1. This Civil Writ petition under Articles 226 and 227 of the Constitution of India, has been filed under the following circumstances:--
2. The petitioner and respondents Nos. 3 to 11 contested the panchayat elections held on July 3, 1971 for membership of the Gram Panchayat of village Ikkas, Tehsil and District Jind. There was a tie between the petitioner and respondent No. 3 for the last seat of a panch, as both of them had polled 76 votes each. One of the votes, polled by the petitioner was, however declared to be invalid on the ground that it did not bear the official mark of the presiding officer, respondent No. 2 as required by Rule ' 34(b) of the Haryana Gram Panchayat Election Rules, 1971. The petitioner was, therefore, declared to have lost the contest for the last seat and respondent No. 3 was returned as the successful member of the Gram Panchayat. The petitioner filed an election petition, but it is has been dismissed by the prescribed authority respondent No. 1, by his order dated August, 8, 1972. (Annexure A to the writ petition). The petitioner, therefore, prays that the impugned order of respondent No. 1 should be quashed and the return of respondent No. 3, as a member of the Gram Panchayat should be set aside.
3. No one has put in appearance on behalf of any of the respondents. The main submission made by Shri Jain, the learned counsel for the petitioner, is that there should have been an express mandatory direction issued under Rule 16, that the ballot papers shall contain an official mark before a ballot paper could be rejected under Rule 34(b) of the Haryana Gram Panchayat Election Rules, 1971 on the ground of the omission or absence of that official mark. This submission can be properly appreciated only if we reproduce the pertinent rule, which runs as follows:--
'34. Rejection of ballot papers.
A ballot-paper contained in a ballot-box shall be rejected, if:--
(a) it bears any mark or writing by which the voter can be identified;
(b) in the case, where a direction has been issued under Rule 16 that the ballot-paper shall contain an official mark it does not contain, an official mark;
(c) the Presiding Officer or the Returning Officer as the case may be is satisfied that the ballot paper is spurious or that it has been so damaged or mutilated that its identity as a genuine ballot paper cannot be established.'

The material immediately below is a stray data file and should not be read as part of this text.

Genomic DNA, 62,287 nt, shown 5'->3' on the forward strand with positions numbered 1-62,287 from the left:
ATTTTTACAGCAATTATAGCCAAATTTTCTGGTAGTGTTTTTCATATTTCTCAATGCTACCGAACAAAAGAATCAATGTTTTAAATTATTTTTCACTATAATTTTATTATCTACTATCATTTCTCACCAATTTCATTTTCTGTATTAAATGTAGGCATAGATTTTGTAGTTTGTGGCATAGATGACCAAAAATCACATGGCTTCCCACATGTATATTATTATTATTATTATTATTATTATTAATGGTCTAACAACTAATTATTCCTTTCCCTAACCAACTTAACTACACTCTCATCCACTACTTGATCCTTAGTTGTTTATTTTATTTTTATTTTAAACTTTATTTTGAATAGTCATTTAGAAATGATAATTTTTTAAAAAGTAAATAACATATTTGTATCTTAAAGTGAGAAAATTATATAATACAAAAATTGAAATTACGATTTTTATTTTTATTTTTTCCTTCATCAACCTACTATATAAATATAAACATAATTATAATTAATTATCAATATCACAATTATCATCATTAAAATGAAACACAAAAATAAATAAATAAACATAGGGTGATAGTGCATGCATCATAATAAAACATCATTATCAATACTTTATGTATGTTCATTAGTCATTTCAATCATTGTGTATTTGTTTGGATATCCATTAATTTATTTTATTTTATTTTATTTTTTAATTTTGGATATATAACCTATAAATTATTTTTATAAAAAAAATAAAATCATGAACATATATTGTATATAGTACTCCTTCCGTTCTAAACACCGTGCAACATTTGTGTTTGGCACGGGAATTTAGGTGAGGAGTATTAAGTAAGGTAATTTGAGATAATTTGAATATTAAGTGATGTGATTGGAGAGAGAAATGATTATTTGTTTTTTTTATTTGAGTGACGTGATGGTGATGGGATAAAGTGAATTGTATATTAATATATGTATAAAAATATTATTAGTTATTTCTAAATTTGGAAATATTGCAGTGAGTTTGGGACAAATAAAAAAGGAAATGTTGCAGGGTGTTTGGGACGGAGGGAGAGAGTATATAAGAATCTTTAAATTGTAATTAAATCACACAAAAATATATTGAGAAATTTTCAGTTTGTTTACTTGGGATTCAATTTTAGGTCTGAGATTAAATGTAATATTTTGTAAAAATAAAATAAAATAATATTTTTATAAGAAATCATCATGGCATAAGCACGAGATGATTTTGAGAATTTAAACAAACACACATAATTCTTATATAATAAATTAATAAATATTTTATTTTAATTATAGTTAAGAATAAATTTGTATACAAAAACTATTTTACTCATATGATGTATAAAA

4. It is obvious from a reading of clause (b) of the above cited rule that a ballot paper could be rejected on the ground that it does not bear any official mark only if an express direction had been issued under Rule 16, that all ballot papers shall contain such an official mark. The averment made by the petitioner in the writ that no such direction had been issued under Rule 16 has gone uncontroverted. I have seen the impugned order passed by the prescribed authority, respondent No. 1 and this submission made by the petitioner may appear to have been by-passed or side-tracked on wholly unintelligible grounds. I, therefore, take it that no direction had been issued under Rule 16 that the ballot papers shall contain an official mark and that Rule 34(b) could not be invoked for rejecting on any such grounds, one of the ballot papers found in the petitioner's box. The tie resulting from the petitioner and respondent No. 3 having polled an equal number of votes each had, therefore to be resolved by draw of lots as provided in Rule 33. The petitioner may, therefore, appear to have been eliminated from the contest in disregard of the provisions of these rules.
5. The civil writ petition is accordingly allowed and orders passed by the respondents Nos. 1 and 2 are quashed and it is directed and the tie between the petitioner and respondent No. 3 should be resolved in accordance with the provisions of Rule 33 of the Haryana Gram Panchayat Election Rules, 1971. Shri Jain does not press for any order as to costs in this case.
6. Writ petition allowed.